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The average distribution yield in the sector remains more than five percentage points above the government of Canada five-year bond yield, a level that suggests strong returns for REIT investors for the next two years.

H&R Real Estate Investment Trust is the Rodney Dangerfield of the Canadian REIT space.

It "don't get no respect," says Desjardins Capital Markets analyst Michael Markidis.

Despite its solid balance sheet, well-diversified property portfolio and improving performance, H&R's units are trading at roughly the same level as they did four years ago. For investors who believe in buying solid companies when they are out of favour, H&R – which now yields 6.5 per cent – may present an attractive opportunity, analysts including Mr. Markidis say.

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Here are four reasons that Canada's largest diversified REIT may deserve a spot in your portfolio. Remember to do your own due diligence before investing in any security.

A large discount to NAV

H&R's units trade at an "unwarranted and deep discount" of about 22 per cent to the net asset value of its property portfolio, CIBC World Markets Inc. analyst Dean Wilkinson said in a recent note. What's more, the current market price represents a multiple of about 11.4 times estimated funds from operations (FFO) for the current year, compared with an average of about 13.4 times for a peer group of comparable REITs, "offering what we believe to be one one of the best risk/reward propositions in our coverage universe," Mr. Wilkinson said.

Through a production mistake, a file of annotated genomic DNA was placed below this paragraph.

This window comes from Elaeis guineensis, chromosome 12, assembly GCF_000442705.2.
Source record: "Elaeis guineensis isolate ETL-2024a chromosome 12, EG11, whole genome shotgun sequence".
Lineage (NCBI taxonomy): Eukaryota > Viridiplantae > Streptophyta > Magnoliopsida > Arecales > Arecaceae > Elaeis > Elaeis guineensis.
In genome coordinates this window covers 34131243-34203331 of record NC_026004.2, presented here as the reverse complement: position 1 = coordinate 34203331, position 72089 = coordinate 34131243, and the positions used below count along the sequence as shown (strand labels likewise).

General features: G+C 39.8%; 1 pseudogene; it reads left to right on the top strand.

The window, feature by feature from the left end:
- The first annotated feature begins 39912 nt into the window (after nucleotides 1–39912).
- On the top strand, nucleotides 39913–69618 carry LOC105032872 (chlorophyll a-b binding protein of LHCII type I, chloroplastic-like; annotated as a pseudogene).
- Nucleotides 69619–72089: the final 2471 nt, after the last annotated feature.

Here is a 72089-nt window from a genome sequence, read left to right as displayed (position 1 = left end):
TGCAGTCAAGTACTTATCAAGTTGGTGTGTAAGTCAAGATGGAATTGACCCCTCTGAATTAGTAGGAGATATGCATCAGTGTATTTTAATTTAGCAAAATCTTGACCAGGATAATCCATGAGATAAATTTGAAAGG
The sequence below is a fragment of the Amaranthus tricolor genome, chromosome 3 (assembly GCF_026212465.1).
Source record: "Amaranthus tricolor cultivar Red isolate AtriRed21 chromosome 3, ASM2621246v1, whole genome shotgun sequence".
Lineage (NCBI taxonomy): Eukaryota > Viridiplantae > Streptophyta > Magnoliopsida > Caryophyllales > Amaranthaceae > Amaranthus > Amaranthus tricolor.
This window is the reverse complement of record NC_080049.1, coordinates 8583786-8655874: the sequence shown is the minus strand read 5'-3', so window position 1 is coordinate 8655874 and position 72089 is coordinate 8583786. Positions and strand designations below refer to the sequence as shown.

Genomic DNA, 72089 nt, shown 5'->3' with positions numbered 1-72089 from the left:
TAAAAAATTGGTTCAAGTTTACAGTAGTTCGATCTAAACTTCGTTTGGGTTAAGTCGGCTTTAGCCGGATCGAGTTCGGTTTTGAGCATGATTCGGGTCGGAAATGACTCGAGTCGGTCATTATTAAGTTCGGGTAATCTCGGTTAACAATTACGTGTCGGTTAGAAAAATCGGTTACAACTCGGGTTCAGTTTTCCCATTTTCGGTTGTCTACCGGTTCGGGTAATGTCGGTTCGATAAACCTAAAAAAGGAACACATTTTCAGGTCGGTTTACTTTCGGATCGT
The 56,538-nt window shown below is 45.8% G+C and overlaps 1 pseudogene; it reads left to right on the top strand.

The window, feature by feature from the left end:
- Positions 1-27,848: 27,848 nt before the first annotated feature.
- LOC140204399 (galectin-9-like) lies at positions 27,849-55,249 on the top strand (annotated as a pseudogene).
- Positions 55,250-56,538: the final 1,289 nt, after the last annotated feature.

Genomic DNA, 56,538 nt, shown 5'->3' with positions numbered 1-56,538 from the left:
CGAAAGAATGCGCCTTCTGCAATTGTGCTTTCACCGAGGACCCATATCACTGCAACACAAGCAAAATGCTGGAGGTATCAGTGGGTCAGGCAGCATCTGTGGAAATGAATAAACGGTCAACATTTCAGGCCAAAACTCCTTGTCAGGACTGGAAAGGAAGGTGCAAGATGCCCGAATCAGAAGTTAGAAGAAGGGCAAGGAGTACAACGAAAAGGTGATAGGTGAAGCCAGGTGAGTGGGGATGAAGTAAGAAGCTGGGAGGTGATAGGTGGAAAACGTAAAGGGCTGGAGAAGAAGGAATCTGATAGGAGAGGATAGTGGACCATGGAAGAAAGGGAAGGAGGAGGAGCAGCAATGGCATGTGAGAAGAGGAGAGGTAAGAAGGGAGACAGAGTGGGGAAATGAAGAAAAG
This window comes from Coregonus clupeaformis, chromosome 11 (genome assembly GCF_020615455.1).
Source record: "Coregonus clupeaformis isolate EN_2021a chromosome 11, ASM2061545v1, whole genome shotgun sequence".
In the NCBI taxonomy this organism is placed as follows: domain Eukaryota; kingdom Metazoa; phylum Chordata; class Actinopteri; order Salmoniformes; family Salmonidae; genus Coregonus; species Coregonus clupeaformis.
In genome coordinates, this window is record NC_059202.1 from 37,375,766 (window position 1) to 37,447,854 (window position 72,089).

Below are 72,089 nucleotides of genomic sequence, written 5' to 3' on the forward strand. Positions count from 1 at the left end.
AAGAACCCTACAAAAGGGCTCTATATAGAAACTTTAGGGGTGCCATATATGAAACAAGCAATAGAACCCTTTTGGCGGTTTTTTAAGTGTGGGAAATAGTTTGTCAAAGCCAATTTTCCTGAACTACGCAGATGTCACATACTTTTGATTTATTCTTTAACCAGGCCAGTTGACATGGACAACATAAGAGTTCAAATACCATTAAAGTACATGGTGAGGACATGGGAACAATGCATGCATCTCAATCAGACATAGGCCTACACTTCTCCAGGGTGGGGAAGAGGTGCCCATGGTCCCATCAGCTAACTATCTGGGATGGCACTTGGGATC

It's anyone's guess what H&R's units will do in the short run, but the fact that they are already trading at a hefty discount suggests that the downside from current levels may be limited. Most analysts are bullish: there are seven "buy" recommendations, two "holds" and no "sells," according to Thomson Reuters. The average 12-month price target is $24.78 – a 17-per-cent premium to Tuesday's closing price of $21.09 on the Toronto Stock Exchange.

A well-diversified – and growing – portfolio